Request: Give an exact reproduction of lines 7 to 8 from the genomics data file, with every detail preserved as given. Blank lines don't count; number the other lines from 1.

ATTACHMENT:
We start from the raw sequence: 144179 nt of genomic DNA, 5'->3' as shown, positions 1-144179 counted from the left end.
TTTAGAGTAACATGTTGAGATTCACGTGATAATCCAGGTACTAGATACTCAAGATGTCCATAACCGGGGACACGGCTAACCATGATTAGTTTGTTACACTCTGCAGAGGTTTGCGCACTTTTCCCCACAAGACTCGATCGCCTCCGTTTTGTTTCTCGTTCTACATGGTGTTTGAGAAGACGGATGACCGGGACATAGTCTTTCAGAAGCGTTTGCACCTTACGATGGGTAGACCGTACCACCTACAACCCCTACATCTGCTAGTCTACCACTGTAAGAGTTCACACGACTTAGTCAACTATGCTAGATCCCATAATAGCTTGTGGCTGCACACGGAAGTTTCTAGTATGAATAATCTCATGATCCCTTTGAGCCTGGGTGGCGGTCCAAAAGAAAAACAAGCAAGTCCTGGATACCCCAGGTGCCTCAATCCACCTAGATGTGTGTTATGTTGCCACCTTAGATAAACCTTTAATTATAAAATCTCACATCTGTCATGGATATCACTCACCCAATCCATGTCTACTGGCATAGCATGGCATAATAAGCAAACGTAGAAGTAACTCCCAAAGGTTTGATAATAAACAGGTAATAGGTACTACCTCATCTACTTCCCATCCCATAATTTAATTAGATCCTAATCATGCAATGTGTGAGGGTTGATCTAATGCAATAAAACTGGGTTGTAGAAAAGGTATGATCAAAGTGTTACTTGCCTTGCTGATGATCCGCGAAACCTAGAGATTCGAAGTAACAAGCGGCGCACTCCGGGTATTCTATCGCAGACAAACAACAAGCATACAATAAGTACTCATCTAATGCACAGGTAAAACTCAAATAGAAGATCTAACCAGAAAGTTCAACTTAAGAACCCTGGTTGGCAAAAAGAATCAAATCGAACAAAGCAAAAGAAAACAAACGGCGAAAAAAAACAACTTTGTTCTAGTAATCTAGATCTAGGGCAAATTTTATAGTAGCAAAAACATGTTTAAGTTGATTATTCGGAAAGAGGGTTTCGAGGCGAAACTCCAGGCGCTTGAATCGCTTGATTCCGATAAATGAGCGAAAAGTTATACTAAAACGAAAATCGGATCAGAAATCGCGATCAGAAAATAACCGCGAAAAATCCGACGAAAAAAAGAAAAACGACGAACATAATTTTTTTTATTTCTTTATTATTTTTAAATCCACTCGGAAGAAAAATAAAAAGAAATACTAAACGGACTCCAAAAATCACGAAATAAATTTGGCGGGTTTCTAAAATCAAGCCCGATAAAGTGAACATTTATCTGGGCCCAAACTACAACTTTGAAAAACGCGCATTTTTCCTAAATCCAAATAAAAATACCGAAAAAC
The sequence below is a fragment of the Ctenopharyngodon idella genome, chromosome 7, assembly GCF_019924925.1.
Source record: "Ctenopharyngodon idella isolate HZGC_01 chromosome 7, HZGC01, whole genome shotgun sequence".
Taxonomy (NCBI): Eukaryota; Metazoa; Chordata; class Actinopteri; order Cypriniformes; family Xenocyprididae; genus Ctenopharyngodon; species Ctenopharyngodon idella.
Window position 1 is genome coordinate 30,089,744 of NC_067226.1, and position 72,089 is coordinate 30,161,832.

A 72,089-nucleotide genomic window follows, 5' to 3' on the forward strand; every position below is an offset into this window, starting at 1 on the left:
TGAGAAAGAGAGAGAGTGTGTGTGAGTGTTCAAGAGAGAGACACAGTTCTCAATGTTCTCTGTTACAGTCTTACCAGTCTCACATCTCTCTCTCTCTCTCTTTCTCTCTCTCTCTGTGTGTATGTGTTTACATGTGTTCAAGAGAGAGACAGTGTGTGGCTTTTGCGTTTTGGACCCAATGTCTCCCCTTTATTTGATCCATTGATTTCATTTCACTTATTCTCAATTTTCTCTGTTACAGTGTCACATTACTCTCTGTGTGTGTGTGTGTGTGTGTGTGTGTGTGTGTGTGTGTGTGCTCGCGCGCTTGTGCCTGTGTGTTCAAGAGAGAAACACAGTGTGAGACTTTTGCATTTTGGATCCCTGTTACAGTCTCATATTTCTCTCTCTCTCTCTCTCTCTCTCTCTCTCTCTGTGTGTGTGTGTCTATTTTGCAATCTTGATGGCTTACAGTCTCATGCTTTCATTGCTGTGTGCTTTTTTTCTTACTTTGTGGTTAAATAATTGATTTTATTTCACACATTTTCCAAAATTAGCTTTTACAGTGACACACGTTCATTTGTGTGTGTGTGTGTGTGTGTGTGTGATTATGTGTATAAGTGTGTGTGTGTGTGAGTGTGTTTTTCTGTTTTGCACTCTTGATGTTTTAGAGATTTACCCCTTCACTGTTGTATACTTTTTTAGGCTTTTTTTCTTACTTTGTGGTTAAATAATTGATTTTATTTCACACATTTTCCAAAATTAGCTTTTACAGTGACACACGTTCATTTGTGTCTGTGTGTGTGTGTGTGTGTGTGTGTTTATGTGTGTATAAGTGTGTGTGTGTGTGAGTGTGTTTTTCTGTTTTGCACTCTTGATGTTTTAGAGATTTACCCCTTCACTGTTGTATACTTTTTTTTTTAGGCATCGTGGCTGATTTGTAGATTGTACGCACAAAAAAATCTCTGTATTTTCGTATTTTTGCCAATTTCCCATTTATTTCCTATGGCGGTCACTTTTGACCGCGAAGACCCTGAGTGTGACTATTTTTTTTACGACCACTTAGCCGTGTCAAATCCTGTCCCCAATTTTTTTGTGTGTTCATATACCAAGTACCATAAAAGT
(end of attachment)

A 72,089-nucleotide genomic window follows, 5' to 3' on the forward strand; every position below is an offset into this window, starting at 1 on the left:
TGAGAAAGAGAGAGAGTGTGTGTGAGTGTTCAAGAGAGAGACACAGTTCTCAATGTTCTCTGTTACAGTCTTACCAGTCTCACATCTCTCTCTCTCTCTCTTTCTCTCTCTCTCTGTGTGTATGTGTTTACATGTGTTCAAGAGAGAGACAGTGTGTGGCTTTTGCGTTTTGGACCCAATGTCTCCCCTTTATTTGATCCATTGATTTCATTTCACTTATTCTCAATTTTCTCTGTTACAGTGTCACATTACTCTCTGTGTGTGTGTGTGTGTGTGTGTGTGTGTGTGTGTGTGTGTGCTCGCGCGCTTGTGCCTGTGTGTTCAAGAGAGAAACACAGTGTGAGACTTTTGCATTTTGGATCCCTGTTACAGTCTCATATTTCTCTCTCTCTCTCTCTCTCTCTCTCTCTCTCTGTGTGTGTGTGTCTATTTTGCAATCTTGATGGCTTACAGTCTCATGCTTTCATTGCTGTGTGCTTTTTTTCTTACTTTGTGGTTAAATAATTGATTTTATTTCACACATTTTCCAAAATTAGCTTTTACAGTGACACACGTTCATTTGTGTGTGTGTGTGTGTGTGTGTGTGATTATGTGTATAAGTGTGTGTGTGTGTGAGTGTGTTTTTCTGTTTTGCACTCTTGATGTTTTAGAGATTTACCCCTTCACTGTTGTATACTTTTTTAGGCTTTTTTTCTTACTTTGTGGTTAAATAATTGATTTTATTTCACACATTTTCCAAAATTAGCTTTTACAGTGACACACGTTCATTTGTGTCTGTGTGTGTGTGTGTGTGTGTGTGTTTATGTGTGTATAAGTGTGTGTGTGTGTGAGTGTGTTTTTCTGTTTTGCACTCTTGATGTTTTAGAGATTTACCCCTTCACTGTTGTATACTTTTTTTTTTAGGCATCGTGGCTGATTTGTAGATTGTACGCACAAAAAAATCTCTGTATTTTCGTATTTTTGCCAATTTCCCATTTATTTCCTATGGCGGTCACTTTTGACCGCGAAGACCCTGAGTGTGACTATTTTTTTTACGACCACTTAGCCGTGTCAAATCCTGTCCCCAATTTTTTTGTGTGTTCATATACCAAGTACCATAAAAGT